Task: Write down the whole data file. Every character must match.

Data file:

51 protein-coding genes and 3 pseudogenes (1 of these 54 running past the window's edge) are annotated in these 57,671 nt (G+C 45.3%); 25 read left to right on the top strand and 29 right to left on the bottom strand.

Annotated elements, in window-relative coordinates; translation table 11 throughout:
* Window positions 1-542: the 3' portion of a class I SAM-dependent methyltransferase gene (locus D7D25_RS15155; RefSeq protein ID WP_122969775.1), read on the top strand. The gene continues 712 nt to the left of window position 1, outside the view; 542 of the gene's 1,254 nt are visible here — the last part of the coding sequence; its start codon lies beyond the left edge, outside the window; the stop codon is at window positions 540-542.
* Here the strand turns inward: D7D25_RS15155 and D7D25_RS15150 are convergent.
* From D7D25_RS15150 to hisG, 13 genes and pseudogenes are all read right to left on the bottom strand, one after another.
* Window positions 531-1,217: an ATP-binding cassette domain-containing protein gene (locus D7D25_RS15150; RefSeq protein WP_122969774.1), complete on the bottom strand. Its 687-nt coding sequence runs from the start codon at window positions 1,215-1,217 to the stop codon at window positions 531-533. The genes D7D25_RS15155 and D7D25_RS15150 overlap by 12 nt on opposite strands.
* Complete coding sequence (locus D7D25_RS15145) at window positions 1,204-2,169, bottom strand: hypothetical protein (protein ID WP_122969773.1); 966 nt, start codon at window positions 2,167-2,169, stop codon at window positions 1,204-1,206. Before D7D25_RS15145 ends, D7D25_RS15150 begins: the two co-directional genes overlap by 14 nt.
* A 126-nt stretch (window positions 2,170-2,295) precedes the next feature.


51 protein-coding genes and 3 pseudogenes (1 of these 54 running past the window's edge) are annotated in these 57,671 nt (G+C 45.3%); 25 read left to right on the top strand and 29 right to left on the bottom strand.

Annotated elements, in window-relative coordinates; translation table 11 throughout:
* Window positions 1-542: the 3' portion of a class I SAM-dependent methyltransferase gene (locus D7D25_RS15155; RefSeq protein ID WP_122969775.1), read on the top strand. The gene continues 712 nt to the left of window position 1, outside the view; 542 of the gene's 1,254 nt are visible here — the last part of the coding sequence; its start codon lies beyond the left edge, outside the window; the stop codon is at window positions 540-542.
* Here the strand turns inward: D7D25_RS15155 and D7D25_RS15150 are convergent.
* From D7D25_RS15150 to hisG, 13 genes and pseudogenes are all read right to left on the bottom strand, one after another.
* Window positions 531-1,217: an ATP-binding cassette domain-containing protein gene (locus D7D25_RS15150; RefSeq protein WP_122969774.1), complete on the bottom strand. Its 687-nt coding sequence runs from the start codon at window positions 1,215-1,217 to the stop codon at window positions 531-533. The genes D7D25_RS15155 and D7D25_RS15150 overlap by 12 nt on opposite strands.
* Complete coding sequence (locus D7D25_RS15145) at window positions 1,204-2,169, bottom strand: hypothetical protein (protein ID WP_122969773.1); 966 nt, start codon at window positions 2,167-2,169, stop codon at window positions 1,204-1,206. Before D7D25_RS15145 ends, D7D25_RS15150 begins: the two co-directional genes overlap by 14 nt.
* A 126-nt stretch (window positions 2,170-2,295) precedes the next feature.